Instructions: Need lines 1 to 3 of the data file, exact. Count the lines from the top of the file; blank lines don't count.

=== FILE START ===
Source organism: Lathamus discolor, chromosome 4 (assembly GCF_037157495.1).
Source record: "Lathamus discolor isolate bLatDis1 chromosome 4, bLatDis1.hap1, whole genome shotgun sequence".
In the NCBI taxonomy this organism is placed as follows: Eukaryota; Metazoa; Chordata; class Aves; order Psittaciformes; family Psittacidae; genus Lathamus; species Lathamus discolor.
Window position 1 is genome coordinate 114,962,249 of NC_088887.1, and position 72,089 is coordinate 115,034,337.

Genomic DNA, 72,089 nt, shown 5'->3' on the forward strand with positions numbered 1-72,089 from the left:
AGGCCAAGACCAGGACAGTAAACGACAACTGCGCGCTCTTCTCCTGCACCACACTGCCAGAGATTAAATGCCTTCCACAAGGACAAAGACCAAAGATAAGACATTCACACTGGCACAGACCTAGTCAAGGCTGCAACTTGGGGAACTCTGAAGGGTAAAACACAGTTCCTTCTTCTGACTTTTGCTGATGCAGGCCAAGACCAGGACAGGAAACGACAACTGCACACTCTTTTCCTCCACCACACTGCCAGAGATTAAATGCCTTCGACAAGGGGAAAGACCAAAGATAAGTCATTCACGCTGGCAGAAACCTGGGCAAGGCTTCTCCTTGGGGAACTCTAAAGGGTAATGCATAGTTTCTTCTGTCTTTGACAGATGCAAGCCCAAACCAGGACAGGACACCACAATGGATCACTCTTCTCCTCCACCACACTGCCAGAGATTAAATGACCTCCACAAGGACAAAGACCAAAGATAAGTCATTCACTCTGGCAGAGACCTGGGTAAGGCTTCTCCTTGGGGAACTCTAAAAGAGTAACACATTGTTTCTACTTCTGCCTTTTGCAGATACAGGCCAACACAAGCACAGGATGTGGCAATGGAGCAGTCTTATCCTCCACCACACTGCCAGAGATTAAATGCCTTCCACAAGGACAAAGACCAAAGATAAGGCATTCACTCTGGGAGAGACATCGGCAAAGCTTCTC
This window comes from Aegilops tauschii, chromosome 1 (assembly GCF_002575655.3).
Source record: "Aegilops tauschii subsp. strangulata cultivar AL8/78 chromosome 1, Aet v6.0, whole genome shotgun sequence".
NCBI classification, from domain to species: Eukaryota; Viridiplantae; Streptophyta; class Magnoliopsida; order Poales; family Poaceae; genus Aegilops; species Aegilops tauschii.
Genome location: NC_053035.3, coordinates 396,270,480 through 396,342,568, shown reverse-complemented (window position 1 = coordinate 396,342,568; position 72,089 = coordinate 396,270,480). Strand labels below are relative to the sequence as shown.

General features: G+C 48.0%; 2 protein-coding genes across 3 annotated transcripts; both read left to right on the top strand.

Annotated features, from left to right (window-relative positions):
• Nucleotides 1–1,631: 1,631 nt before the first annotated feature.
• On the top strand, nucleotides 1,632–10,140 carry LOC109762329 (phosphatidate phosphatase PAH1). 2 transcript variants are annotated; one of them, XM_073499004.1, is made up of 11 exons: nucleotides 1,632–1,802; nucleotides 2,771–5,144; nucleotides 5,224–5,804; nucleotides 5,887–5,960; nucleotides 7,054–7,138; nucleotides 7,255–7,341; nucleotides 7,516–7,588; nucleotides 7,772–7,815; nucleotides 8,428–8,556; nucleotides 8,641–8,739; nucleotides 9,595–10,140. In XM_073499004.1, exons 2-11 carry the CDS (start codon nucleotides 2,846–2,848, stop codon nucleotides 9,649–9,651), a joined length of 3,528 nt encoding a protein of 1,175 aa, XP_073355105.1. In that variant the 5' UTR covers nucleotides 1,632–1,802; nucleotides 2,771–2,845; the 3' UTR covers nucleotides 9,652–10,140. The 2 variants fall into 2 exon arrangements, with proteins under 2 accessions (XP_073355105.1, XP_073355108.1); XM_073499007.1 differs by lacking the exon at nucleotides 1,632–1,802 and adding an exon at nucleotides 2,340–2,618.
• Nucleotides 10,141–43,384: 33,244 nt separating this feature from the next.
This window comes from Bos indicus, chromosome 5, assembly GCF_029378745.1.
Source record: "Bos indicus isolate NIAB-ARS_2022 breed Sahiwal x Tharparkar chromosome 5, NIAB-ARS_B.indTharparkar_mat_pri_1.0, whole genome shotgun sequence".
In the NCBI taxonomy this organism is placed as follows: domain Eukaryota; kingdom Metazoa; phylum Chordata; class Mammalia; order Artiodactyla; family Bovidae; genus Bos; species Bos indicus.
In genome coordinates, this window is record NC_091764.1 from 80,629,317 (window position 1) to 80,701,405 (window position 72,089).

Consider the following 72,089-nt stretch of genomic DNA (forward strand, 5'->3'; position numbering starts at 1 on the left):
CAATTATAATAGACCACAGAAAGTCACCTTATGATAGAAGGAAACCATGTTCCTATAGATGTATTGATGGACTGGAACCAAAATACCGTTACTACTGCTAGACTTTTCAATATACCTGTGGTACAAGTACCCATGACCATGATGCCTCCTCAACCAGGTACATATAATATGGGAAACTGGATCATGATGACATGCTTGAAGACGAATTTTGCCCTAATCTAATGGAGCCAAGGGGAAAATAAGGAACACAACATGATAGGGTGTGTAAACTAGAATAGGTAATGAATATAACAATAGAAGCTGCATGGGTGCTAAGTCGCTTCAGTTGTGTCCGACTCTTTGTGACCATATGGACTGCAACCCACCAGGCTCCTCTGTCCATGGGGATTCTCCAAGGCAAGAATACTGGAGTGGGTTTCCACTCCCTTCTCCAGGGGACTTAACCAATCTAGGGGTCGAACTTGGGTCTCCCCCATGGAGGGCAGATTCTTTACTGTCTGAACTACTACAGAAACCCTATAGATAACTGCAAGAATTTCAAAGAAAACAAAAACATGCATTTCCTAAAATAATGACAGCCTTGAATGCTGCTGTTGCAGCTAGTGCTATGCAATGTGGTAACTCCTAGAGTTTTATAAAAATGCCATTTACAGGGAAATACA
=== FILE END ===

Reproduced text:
Source organism: Lathamus discolor, chromosome 4 (assembly GCF_037157495.1).
Source record: "Lathamus discolor isolate bLatDis1 chromosome 4, bLatDis1.hap1, whole genome shotgun sequence".
In the NCBI taxonomy this organism is placed as follows: Eukaryota; Metazoa; Chordata; class Aves; order Psittaciformes; family Psittacidae; genus Lathamus; species Lathamus discolor.